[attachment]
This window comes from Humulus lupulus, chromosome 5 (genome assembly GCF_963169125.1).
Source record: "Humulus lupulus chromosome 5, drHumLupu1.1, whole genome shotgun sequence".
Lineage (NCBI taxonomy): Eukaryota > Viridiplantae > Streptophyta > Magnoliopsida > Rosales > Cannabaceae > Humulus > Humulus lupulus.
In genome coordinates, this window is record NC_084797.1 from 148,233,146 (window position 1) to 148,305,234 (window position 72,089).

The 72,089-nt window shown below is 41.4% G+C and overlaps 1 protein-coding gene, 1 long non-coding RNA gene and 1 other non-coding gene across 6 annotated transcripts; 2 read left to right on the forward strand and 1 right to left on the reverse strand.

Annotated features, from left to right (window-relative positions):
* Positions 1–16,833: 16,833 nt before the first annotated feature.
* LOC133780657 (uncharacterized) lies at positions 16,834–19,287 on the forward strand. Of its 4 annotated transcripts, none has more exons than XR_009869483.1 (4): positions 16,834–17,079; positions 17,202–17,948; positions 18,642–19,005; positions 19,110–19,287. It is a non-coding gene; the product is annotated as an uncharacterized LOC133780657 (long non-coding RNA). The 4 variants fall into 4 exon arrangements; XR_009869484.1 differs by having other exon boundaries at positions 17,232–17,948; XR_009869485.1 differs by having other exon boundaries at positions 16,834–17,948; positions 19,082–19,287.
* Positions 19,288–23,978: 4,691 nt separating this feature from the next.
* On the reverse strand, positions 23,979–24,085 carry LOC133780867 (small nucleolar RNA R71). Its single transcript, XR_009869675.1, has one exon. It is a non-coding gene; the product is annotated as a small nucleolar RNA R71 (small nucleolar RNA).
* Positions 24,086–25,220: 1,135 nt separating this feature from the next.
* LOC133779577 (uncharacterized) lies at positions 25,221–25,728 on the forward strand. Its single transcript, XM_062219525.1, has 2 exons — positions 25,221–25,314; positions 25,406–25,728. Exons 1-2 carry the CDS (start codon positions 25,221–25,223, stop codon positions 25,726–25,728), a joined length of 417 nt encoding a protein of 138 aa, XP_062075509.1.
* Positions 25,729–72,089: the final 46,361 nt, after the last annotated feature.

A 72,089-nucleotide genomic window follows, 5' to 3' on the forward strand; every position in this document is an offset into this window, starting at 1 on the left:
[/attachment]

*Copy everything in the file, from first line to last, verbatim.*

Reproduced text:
This window comes from Humulus lupulus, chromosome 5 (genome assembly GCF_963169125.1).
Source record: "Humulus lupulus chromosome 5, drHumLupu1.1, whole genome shotgun sequence".
Lineage (NCBI taxonomy): Eukaryota > Viridiplantae > Streptophyta > Magnoliopsida > Rosales > Cannabaceae > Humulus > Humulus lupulus.
In genome coordinates, this window is record NC_084797.1 from 148,233,146 (window position 1) to 148,305,234 (window position 72,089).

The 72,089-nt window shown below is 41.4% G+C and overlaps 1 protein-coding gene, 1 long non-coding RNA gene and 1 other non-coding gene across 6 annotated transcripts; 2 read left to right on the forward strand and 1 right to left on the reverse strand.

Annotated features, from left to right (window-relative positions):
* Positions 1–16,833: 16,833 nt before the first annotated feature.
* LOC133780657 (uncharacterized) lies at positions 16,834–19,287 on the forward strand. Of its 4 annotated transcripts, none has more exons than XR_009869483.1 (4): positions 16,834–17,079; positions 17,202–17,948; positions 18,642–19,005; positions 19,110–19,287. It is a non-coding gene; the product is annotated as an uncharacterized LOC133780657 (long non-coding RNA). The 4 variants fall into 4 exon arrangements; XR_009869484.1 differs by having other exon boundaries at positions 17,232–17,948; XR_009869485.1 differs by having other exon boundaries at positions 16,834–17,948; positions 19,082–19,287.
* Positions 19,288–23,978: 4,691 nt separating this feature from the next.
* On the reverse strand, positions 23,979–24,085 carry LOC133780867 (small nucleolar RNA R71). Its single transcript, XR_009869675.1, has one exon. It is a non-coding gene; the product is annotated as a small nucleolar RNA R71 (small nucleolar RNA).
* Positions 24,086–25,220: 1,135 nt separating this feature from the next.
* LOC133779577 (uncharacterized) lies at positions 25,221–25,728 on the forward strand. Its single transcript, XM_062219525.1, has 2 exons — positions 25,221–25,314; positions 25,406–25,728. Exons 1-2 carry the CDS (start codon positions 25,221–25,223, stop codon positions 25,726–25,728), a joined length of 417 nt encoding a protein of 138 aa, XP_062075509.1.
* Positions 25,729–72,089: the final 46,361 nt, after the last annotated feature.

A 72,089-nucleotide genomic window follows, 5' to 3' on the forward strand; every position in this document is an offset into this window, starting at 1 on the left: